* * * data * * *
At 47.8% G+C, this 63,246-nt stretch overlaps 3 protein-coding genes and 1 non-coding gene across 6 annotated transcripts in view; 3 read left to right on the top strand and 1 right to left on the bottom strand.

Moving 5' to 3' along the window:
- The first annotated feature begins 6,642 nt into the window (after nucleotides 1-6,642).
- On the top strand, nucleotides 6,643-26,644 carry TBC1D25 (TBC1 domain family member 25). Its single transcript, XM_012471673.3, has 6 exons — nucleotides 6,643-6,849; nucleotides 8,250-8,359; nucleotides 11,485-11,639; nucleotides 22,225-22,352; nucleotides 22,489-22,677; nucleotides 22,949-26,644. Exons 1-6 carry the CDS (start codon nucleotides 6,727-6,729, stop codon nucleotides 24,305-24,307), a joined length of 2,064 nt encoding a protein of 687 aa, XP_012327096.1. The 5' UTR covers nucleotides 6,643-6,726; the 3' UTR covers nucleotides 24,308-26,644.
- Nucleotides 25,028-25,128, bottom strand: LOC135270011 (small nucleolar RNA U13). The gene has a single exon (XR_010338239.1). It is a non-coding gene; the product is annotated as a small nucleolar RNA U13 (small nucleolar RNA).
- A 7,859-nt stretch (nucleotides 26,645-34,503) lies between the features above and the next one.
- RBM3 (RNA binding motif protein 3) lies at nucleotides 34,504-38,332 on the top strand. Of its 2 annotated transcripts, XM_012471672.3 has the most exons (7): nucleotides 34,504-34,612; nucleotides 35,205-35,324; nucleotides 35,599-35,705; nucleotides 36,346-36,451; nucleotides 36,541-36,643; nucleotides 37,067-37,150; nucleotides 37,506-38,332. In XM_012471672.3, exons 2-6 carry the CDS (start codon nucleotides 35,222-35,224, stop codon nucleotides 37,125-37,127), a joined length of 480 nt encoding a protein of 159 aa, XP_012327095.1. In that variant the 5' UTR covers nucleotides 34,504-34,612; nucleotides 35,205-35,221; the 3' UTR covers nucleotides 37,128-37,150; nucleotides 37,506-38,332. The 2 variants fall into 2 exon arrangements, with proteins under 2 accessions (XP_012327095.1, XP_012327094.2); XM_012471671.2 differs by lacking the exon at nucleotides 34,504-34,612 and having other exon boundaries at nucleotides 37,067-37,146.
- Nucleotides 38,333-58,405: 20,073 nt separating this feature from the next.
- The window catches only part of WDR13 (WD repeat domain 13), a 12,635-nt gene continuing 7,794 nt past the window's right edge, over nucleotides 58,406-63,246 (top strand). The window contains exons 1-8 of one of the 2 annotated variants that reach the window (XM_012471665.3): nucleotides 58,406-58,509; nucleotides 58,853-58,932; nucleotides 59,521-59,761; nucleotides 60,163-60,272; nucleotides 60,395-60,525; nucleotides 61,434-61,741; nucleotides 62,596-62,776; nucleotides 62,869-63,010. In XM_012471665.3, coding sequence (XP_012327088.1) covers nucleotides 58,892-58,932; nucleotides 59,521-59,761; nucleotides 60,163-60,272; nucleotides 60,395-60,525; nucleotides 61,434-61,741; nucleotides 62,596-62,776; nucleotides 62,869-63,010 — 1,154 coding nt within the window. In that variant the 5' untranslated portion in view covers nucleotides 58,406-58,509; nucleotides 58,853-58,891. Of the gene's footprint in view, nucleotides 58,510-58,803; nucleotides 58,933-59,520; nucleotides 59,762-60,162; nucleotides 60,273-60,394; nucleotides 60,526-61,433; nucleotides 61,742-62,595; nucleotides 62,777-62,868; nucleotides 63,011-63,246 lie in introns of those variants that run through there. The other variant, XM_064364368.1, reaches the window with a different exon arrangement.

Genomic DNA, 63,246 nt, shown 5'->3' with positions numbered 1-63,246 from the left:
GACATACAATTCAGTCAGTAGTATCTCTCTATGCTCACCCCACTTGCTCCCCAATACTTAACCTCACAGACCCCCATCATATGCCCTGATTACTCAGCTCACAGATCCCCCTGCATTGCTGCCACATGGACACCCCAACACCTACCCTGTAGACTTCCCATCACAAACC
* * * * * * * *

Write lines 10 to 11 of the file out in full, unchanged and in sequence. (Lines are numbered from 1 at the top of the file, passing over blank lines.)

Genomic DNA, 63,246 nt, shown 5'->3' with positions numbered 1-63,246 from the left:
GACATACAATTCAGTCAGTAGTATCTCTCTATGCTCACCCCACTTGCTCCCCAATACTTAACCTCACAGACCCCCATCATATGCCCTGATTACTCAGCTCACAGATCCCCCTGCATTGCTGCCACATGGACACCCCAACACCTACCCTGTAGACTTCCCATCACAAACC